Recent police raids in the US have created fear and unease in many immigrant communities.

Ohio policeman helps girl, 10, with maths homework

Brave Lt BJ Gruber, of Marion, Ohio, offered up his help without realising the subject was maths.

Hospital saves baby hippo at Harambe zoo

Cincinnati Zoo's premature baby hippo Fiona needed urgent treatment for dehydration.

Sea worm festival

Thousands of people gathered in Seger Beach in Indonesia to catch and eat sea worms, a symbol of prosperity.

A modern point of view

LensCulture has announced the winners of its annual Exposure Awards, showcasing the best in contemporary photography.

Week in pictures: 11-17 February 2017

A selection of the best news photographs from around the world, taken over the past week.

Africa's top shots

A selection of the best photos from across Africa this week.

Love

Each week, we publish a gallery of readers' pictures on a set theme. This week it is "Love".

Alt-right 'supervillain'

Internet "supervillain" Milo Yiannopoulos is dropped from a conference and has a book deal cancelled.

Thaw on pause

The new Trump presidency could have profound implications for US relations with Iran, says the BBC's Kambiz Fattahi.

'Wanted for my body parts'

An albino hunted for her body parts tells the BBC she lives in fear after surviving a kidnap attempt in Malawi.

Call of duty

Sgt Conchita Lopez describes her life patrolling Mexico's southern border with Guatemala.

Accessing the world

Brazilian Ricardo Shimosakai is a tourist agent who specialises in finding holiday packages for people with mobility issues.

Hacking toasters

How do you make home appliances safe from hackers? Computer security expert Mikko Hypponen has a plan.

Oscar hopes

French film Elle was originally going to be a Hollywood production, its director says.

'This is hell'

Haitian prisons are notoriously overcrowded and inmates spend years in pre-trial detention. Photographer Dieu Nalio Chery, from the Associated Press news agency, has visited a prison where inmates have died of malnutrition and infectious diseases.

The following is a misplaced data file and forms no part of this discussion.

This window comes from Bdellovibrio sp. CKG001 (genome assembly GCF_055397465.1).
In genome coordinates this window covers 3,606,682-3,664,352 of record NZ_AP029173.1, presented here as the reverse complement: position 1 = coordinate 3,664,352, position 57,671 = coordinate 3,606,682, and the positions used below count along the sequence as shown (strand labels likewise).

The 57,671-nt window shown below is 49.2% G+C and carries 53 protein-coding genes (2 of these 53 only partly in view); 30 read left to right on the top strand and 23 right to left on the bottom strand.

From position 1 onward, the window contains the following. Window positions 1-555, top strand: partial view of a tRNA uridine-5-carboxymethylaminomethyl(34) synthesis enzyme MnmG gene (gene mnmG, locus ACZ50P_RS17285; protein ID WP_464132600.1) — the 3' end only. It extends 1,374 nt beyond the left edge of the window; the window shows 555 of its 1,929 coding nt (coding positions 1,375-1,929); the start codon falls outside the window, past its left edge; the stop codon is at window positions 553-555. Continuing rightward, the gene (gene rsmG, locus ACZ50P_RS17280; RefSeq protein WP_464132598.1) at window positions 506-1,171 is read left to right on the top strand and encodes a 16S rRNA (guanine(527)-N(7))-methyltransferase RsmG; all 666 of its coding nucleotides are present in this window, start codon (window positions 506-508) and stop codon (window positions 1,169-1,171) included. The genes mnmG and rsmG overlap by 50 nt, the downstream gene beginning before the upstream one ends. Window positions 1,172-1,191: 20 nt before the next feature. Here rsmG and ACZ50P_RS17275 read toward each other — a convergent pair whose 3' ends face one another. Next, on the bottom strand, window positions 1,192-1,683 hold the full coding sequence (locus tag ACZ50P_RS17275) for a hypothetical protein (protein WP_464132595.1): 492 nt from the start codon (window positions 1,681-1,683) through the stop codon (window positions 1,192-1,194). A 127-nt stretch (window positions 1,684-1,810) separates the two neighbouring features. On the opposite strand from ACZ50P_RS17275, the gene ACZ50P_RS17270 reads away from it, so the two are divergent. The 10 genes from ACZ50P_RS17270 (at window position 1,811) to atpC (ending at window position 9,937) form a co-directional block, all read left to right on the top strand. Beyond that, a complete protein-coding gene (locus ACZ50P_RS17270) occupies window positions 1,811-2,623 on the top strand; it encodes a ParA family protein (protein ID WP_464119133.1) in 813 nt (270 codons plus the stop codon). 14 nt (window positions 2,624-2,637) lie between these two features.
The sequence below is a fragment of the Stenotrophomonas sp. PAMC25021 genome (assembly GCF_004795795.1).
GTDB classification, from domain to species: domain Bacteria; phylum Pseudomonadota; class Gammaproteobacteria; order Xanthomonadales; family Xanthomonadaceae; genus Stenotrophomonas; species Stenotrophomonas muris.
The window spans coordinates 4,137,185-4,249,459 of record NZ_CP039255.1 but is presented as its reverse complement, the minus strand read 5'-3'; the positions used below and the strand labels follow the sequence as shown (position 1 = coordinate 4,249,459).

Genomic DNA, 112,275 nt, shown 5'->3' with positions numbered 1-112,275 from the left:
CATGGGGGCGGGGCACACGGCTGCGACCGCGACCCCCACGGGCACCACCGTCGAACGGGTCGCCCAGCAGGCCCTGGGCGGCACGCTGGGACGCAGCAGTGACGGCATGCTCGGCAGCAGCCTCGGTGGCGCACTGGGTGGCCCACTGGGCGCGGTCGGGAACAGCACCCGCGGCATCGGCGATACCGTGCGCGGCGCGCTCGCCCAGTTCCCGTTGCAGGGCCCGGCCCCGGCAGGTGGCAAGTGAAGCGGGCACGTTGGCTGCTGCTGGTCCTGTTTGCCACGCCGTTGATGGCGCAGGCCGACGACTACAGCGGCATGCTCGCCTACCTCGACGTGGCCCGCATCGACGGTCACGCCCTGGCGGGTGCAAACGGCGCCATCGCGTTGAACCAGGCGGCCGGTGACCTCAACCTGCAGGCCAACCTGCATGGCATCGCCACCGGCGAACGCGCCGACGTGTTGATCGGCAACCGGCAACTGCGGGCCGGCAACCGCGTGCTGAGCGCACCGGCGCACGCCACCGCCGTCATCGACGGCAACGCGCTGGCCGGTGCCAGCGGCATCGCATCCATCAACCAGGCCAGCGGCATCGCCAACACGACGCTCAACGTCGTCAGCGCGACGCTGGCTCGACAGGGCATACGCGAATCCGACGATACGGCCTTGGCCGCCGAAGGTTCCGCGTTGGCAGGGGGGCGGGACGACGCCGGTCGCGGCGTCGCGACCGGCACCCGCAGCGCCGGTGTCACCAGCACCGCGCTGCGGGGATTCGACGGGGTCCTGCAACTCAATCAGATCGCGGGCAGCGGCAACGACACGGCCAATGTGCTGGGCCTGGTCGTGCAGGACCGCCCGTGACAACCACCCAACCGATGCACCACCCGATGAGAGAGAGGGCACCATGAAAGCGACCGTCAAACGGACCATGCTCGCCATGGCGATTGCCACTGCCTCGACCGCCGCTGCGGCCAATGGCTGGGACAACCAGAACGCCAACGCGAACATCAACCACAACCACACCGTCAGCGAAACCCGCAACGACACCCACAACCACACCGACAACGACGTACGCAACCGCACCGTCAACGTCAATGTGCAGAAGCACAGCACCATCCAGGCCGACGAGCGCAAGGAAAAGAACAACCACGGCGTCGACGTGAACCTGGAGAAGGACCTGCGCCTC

Baking news

The Nobel Prize, viral videos, Beyonce's pregnancy photo... Amber Spiegel has covered them all - on cookies.

Viewpoint: Battle for western Mosul will be toughest yet

Losing its most cherished prize will present IS with an existential challenge, says Renad Mansour.

Trump travel ban: Five questions ahead of new executive order

What to look out for as President Trump gets closer to signing a new order reviving his controversial immigration ban.

Why are there still famines?

The UN has declared a famine in parts of South Sudan, the first to be announced anywhere in the world in six years. So why has famine returned?

Does Silicon Valley have a sexism problem?

As taxi app Uber faces claims of workplace sexism, is harassment really rife in Silicon Valley?

Ecuador election: Who will succeed Rafael Correa?

Ecuadoreans vote for a new leader as President Rafael Correa ends his term after a decade in power.

Israel and the Palestinians: What are alternatives to a two-state solution?

A two-state solution to the Israel-Palestinian conflict is one of a number of formulas, writes Prof Colin Shindler.

British Cycling gave 'light-touch version of report' - UK Sport chief

British Cycling is accused by the chief executive of UK Sport of watering down the findings of an internal review in 2012.

Pie-eating Sutton keeper Wayne Shaw resigns as FA launches investigation

Sutton accept the resignation of pie-eating keeper Wayne Shaw, who is under investigation for potentially breaching betting rules.